Ireland rugby international Leah Lyons understands better than most the influence a female athlete can have on the next generation.
Lyons is one of the 15 World Rugby ambassadors involved in the new women's campaign ‘Try and Stop Us’, aimed at driving increased participation and engagement among fans, audiences, players and investors in the game.
With a 28% increase in female registered players since 2017 and the biggest ever representation of women on the World Rugby Council with 17 members in position, improvements are being seen both on and off the pitch.
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The global campaign, launched in Dublin today, highlighted that for the second year running, more young girls have become involved in rugby globally.
Lyons, who completed her first season with Harlequins Ladies in the Tyrrells Premier 15s, England's new domestic women's club rugby competition, knows full well the far-reaching impact female players can have on the next generation.
The first ever female game she went to was an Ireland - England international, and she sought out Irish international Marie Barrett for an autograph.
"I gave her a flag to go sign," she told RTÉ Sport. "She went and came back with a signed jersey."
I had never owned an Irish jersey until I played for Ireland
The gesture by her Munster underage coach and future Munster Ladies coach had far-reaching consequences.
"It was, ‘this is what I want, I want to play for Ireland’. From then on I decided I wouldn’t buy myself an Irish jersey, I’m going to earn an Irish jersey. I had never owned an Irish jersey until I played for Ireland. That was my thing."
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Not that it was a straight-forward path for a budding player in Ballyhooly, Co. Cork. Her sports-mad dad brought her and her twin brother to matches and training, but U13 level was the cut-off point for girls playing with boys on the rugby field.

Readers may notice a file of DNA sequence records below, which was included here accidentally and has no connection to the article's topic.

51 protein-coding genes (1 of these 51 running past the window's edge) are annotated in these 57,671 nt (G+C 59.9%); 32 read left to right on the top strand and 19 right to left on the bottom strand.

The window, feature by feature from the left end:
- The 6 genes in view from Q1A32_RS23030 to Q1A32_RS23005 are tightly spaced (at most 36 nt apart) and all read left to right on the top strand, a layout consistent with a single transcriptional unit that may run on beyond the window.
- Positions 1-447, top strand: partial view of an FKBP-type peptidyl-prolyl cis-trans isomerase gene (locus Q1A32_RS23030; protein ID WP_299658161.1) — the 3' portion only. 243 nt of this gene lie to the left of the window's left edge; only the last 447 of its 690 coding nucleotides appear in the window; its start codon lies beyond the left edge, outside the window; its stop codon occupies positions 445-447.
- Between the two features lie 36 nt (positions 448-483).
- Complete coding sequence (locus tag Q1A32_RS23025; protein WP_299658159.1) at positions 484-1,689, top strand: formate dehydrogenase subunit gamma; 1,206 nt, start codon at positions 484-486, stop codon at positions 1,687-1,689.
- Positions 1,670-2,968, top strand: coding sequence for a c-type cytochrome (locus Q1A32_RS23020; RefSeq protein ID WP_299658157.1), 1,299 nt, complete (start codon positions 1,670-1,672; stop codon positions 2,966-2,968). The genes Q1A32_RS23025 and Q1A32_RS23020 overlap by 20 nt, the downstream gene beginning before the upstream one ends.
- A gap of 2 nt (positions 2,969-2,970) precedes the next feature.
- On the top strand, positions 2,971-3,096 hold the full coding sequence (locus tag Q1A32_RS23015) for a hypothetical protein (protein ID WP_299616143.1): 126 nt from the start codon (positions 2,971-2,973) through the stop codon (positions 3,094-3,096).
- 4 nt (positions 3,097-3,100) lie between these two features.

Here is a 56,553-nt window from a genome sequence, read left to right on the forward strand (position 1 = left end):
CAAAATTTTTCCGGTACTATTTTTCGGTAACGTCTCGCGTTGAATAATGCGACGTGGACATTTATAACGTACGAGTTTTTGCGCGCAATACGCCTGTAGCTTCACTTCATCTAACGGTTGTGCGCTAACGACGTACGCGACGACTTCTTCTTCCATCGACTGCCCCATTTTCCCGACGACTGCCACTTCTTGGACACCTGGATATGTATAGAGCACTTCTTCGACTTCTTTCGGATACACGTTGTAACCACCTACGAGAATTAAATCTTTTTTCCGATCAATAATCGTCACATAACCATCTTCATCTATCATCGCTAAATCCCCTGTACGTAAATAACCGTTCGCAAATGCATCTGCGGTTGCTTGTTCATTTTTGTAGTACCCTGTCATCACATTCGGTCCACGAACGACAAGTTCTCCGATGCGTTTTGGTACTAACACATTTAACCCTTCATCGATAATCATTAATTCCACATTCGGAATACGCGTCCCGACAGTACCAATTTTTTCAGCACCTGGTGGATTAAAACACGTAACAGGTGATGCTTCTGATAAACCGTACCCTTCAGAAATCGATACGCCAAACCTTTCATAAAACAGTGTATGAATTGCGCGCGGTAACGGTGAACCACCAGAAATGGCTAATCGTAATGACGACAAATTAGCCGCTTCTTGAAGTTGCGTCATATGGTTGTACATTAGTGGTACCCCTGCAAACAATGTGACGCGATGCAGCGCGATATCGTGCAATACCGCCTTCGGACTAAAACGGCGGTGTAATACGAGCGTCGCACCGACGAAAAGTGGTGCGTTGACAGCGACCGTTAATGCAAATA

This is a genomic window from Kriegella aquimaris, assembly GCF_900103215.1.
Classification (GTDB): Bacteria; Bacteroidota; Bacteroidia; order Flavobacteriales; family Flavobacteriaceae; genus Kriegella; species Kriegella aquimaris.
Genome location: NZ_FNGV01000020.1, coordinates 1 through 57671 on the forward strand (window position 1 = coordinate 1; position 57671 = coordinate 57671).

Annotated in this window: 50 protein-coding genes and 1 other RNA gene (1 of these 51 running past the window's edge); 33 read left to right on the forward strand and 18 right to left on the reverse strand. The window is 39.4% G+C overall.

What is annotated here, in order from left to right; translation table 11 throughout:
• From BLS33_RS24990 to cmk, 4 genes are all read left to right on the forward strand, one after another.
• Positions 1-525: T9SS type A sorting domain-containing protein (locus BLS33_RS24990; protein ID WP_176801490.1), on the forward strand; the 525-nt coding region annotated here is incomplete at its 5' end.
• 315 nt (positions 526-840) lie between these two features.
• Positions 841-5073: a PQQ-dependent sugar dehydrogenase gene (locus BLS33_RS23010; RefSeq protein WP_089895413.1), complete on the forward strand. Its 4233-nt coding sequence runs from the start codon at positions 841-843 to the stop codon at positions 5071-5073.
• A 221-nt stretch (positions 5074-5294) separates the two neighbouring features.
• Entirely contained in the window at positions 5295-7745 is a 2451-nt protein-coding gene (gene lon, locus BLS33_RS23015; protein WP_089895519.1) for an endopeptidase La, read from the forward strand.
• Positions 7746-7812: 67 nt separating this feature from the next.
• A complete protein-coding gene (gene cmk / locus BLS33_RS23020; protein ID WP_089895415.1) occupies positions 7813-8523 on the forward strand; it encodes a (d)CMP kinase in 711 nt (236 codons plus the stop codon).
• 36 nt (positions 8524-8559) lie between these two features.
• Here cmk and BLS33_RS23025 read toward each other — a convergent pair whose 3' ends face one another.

There was just the small issue of not having a girls team.
"Dad said he’d set up a team. He set-up Fermoy Lionesses and I played with them up to senior level and moved my way up through the stages."
After her contract as girls' participation officer with Munster Rugby finished in May, Lyons decided on a fresh challenge. Emails were sent and she found herself in London. Quins lost just twice in the regular season to advance to the final against Saracens, where a 33-17 defeat was her lot.
It was in the midst of the season where she first became aware of the ‘Try and Stop Us’ campaign, one which she didn't hesitate to get involved with.
"For these girls to come see us at matches, they get to see us on TV, they see us on a bigger platform. Every kid is on social media. If they can see us on that being a positive influence, they might be like, ‘maybe one day I can do this one day and I can achieve’."
Her time at London has been a learning curve and sharing a dressing room with English, Australian, Swedish and Scottish players has given a different perspective.
For us become professional, it’s probably not there yet
Does she see a path to professionalism for female players in this country?
"A lot of our girls work 40 hours a week and train on top of that. For us to become professional, it’s probably not there yet.
"It could be on the way. The IRFU are doing what they can at the moment to get to that stage. I might not see it, but I’d be hopeful of seeing it for the younger generations."
World Rugby chairman Bill Beaumont said the work being done for the women's game is likely to have a significant impact.
"We firmly believe that the development of women in rugby is the single biggest opportunity for our sports to grow in the next decade," he said.
"From the highest levels of the sport's governance to grassroots participation, we are wholly committed to driving gender-balance and ensuring that women have equal opportunities both on and off the field."